As indicated in FIG. 2, the actual frequency off, of a transmitted ray 208 is directed to a remote aircraft receiver from pseudodoppler antenna array 206 during a forward scan thereof depends upon the angle 6 between ray 208 and the normal 210 to pseudodoppler array 206 in accordance with the following equation:
where f, is the carrier frequency of the signal from transmitter 200 applied to pseudodoppler array 206, L is the overall length of pseudodoppler antenna array 206, A is the radiated wavelength in space corresponding to carrier frequency f,, and T is the scan period of pseudodoppler antenna array 206.
The specific values off and f employed in the vertical doppler tracker transmitter are different from those employed in the horizontal doppler tracker transmitter. In addition, the selected values ofT and L may be different for the vertical and horizontal doppler tracker transmitters, respectively. Further, transmitter 200 may modulate the signal f and/or the signal f with a modulating signal which is synchronized with the rotation of commutating switch 204 in order to indicate the end of a forward scan and thereby the occurrence of a flyback at the end of each forward scan. However,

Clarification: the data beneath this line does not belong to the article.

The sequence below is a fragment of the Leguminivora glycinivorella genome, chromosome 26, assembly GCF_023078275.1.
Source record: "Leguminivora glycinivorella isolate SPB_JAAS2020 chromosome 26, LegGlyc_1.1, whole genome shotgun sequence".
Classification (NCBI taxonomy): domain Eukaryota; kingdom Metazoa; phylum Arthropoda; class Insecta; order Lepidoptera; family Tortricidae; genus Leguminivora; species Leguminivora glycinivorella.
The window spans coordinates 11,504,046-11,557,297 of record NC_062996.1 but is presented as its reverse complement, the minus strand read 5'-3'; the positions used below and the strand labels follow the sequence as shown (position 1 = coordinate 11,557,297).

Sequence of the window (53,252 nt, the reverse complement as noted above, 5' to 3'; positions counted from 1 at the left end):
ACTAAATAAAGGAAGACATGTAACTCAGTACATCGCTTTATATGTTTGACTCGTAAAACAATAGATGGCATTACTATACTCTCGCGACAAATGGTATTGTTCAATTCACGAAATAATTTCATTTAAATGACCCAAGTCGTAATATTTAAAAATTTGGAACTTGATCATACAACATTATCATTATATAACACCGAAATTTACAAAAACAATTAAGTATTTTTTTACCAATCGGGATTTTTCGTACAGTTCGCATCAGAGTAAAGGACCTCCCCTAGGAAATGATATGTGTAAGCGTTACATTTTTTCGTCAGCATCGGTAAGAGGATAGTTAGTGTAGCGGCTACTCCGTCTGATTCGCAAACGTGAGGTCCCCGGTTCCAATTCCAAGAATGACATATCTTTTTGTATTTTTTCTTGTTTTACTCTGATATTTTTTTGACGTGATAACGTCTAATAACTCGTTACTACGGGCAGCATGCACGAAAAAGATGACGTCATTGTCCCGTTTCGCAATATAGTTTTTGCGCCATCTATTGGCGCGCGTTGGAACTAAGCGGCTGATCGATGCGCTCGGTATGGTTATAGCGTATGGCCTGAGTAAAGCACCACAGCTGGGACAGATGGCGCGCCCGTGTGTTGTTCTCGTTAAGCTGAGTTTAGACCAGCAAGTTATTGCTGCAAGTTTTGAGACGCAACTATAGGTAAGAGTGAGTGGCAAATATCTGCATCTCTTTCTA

. such a modulating signal, although desirable, is not essential to the present invention.